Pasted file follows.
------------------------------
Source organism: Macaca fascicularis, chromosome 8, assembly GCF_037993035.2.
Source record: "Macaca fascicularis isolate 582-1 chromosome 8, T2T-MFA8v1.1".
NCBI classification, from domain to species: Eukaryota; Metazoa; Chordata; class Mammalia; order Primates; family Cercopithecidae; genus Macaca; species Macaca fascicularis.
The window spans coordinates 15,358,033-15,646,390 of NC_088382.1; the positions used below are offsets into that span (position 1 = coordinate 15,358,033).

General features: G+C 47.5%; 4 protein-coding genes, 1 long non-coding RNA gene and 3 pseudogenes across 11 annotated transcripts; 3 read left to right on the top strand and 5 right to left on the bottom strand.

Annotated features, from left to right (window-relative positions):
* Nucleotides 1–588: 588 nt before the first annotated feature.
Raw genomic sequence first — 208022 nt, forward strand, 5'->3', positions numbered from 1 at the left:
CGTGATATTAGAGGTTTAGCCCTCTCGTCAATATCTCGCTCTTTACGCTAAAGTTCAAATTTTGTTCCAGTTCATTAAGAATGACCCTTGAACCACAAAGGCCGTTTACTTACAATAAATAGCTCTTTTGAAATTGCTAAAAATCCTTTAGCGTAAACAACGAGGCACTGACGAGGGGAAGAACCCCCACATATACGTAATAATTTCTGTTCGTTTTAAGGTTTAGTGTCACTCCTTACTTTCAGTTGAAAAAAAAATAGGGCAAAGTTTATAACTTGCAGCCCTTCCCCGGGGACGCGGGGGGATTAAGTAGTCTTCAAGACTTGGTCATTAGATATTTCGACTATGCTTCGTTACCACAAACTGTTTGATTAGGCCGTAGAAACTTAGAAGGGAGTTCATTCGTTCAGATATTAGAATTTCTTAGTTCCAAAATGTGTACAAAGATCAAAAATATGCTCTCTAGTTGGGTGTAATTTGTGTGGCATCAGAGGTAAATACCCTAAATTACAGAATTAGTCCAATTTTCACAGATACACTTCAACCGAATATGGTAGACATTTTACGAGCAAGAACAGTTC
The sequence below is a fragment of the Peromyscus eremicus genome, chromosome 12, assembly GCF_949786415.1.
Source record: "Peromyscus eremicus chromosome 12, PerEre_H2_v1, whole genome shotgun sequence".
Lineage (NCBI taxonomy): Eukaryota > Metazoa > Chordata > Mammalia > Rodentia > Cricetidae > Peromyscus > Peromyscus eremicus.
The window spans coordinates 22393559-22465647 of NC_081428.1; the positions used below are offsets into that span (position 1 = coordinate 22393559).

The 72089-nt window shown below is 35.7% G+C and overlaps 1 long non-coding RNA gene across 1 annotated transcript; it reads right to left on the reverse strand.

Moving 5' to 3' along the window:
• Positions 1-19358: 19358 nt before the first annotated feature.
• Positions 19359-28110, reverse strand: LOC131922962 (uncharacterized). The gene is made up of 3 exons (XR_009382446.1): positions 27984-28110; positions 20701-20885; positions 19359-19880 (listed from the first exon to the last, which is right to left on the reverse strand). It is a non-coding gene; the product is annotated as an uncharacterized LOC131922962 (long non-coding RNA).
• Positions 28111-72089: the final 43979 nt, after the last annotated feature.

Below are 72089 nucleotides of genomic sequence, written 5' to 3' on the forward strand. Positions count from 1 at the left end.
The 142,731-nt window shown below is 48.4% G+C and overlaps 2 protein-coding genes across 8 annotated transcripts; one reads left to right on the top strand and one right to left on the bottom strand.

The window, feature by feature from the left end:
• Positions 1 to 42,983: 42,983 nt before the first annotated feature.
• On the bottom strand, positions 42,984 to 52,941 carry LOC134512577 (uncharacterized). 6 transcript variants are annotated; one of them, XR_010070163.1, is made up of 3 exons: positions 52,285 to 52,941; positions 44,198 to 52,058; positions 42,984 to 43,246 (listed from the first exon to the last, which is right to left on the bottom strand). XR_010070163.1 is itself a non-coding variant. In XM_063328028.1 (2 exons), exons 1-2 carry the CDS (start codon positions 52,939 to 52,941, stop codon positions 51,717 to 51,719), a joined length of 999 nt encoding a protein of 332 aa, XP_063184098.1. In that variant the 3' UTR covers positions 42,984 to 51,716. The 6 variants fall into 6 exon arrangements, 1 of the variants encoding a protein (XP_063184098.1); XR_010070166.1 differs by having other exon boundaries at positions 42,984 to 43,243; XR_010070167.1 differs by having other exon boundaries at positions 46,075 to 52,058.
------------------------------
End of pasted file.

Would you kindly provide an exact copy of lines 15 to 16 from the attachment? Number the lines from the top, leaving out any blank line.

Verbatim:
Moving 5' to 3' along the window:
• Positions 1-19358: 19358 nt before the first annotated feature.